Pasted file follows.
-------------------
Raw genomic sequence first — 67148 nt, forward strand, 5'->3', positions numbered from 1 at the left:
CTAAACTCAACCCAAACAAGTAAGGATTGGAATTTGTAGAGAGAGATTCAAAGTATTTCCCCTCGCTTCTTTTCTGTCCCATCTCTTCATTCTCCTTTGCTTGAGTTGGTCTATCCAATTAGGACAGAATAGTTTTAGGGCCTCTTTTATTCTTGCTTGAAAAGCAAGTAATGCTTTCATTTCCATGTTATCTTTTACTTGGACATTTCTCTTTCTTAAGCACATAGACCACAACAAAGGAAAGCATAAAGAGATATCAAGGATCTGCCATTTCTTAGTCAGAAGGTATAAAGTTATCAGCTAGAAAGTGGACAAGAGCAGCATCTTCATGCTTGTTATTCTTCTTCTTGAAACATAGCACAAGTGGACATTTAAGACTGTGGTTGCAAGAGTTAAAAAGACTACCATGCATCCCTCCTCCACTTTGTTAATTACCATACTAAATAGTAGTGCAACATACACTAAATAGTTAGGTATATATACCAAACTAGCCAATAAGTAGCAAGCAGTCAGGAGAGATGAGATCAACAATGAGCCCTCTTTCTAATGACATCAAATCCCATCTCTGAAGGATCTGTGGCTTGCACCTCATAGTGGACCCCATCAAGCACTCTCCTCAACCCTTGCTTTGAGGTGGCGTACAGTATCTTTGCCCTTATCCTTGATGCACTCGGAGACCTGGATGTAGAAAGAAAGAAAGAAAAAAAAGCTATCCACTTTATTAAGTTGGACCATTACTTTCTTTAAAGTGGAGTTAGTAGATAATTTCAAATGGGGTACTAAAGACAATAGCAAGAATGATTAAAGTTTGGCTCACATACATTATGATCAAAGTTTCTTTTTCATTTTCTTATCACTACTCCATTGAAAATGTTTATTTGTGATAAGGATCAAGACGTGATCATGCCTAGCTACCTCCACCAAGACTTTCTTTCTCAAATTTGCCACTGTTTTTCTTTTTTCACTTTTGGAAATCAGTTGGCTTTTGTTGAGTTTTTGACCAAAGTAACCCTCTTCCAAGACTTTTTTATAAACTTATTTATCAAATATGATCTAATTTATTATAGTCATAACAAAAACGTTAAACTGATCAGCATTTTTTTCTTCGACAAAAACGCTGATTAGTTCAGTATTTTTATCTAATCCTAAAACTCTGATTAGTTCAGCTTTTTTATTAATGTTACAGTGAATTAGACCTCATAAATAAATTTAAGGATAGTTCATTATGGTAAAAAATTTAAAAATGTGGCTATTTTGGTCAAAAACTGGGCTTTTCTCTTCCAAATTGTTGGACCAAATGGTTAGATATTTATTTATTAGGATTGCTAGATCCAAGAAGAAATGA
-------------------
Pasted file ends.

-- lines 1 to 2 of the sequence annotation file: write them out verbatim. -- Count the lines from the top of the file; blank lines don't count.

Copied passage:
Raw genomic sequence first — 67148 nt, forward strand, 5'->3', positions numbered from 1 at the left:
CTAAACTCAACCCAAACAAGTAAGGATTGGAATTTGTAGAGAGAGATTCAAAGTATTTCCCCTCGCTTCTTTTCTGTCCCATCTCTTCATTCTCCTTTGCTTGAGTTGGTCTATCCAATTAGGACAGAATAGTTTTAGGGCCTCTTTTATTCTTGCTTGAAAAGCAAGTAATGCTTTCATTTCCATGTTATCTTTTACTTGGACATTTCTCTTTCTTAAGCACATAGACCACAACAAAGGAAAGCATAAAGAGATATCAAGGATCTGCCATTTCTTAGTCAGAAGGTATAAAGTTATCAGCTAGAAAGTGGACAAGAGCAGCATCTTCATGCTTGTTATTCTTCTTCTTGAAACATAGCACAAGTGGACATTTAAGACTGTGGTTGCAAGAGTTAAAAAGACTACCATGCATCCCTCCTCCACTTTGTTAATTACCATACTAAATAGTAGTGCAACATACACTAAATAGTTAGGTATATATACCAAACTAGCCAATAAGTAGCAAGCAGTCAGGAGAGATGAGATCAACAATGAGCCCTCTTTCTAATGACATCAAATCCCATCTCTGAAGGATCTGTGGCTTGCACCTCATAGTGGACCCCATCAAGCACTCTCCTCAACCCTTGCTTTGAGGTGGCGTACAGTATCTTTGCCCTTATCCTTGATGCACTCGGAGACCTGGATGTAGAAAGAAAGAAAGAAAAAAAAGCTATCCACTTTATTAAGTTGGACCATTACTTTCTTTAAAGTGGAGTTAGTAGATAATTTCAAATGGGGTACTAAAGACAATAGCAAGAATGATTAAAGTTTGGCTCACATACATTATGATCAAAGTTTCTTTTTCATTTTCTTATCACTACTCCATTGAAAATGTTTATTTGTGATAAGGATCAAGACGTGATCATGCCTAGCTACCTCCACCAAGACTTTCTTTCTCAAATTTGCCACTGTTTTTCTTTTTTCACTTTTGGAAATCAGTTGGCTTTTGTTGAGTTTTTGACCAAAGTAACCCTCTTCCAAGACTTTTTTATAAACTTATTTATCAAATATGATCTAATTTATTATAGTCATAACAAAAACGTTAAACTGATCAGCATTTTTTTCTTCGACAAAAACGCTGATTAGTTCAGTATTTTTATCTAATCCTAAAACTCTGATTAGTTCAGCTTTTTTATTAATGTTACAGTGAATTAGACCTCATAAATAAATTTAAGGATAGTTCATTATGGTAAAAAATTTAAAAATGTGGCTATTTTGGTCAAAAACTGGGCTTTTCTCTTCCAAATTGTTGGACCAAATGGTTAGATATTTATTTATTAGGATTGCTAGATCCAAGAAGAAATGA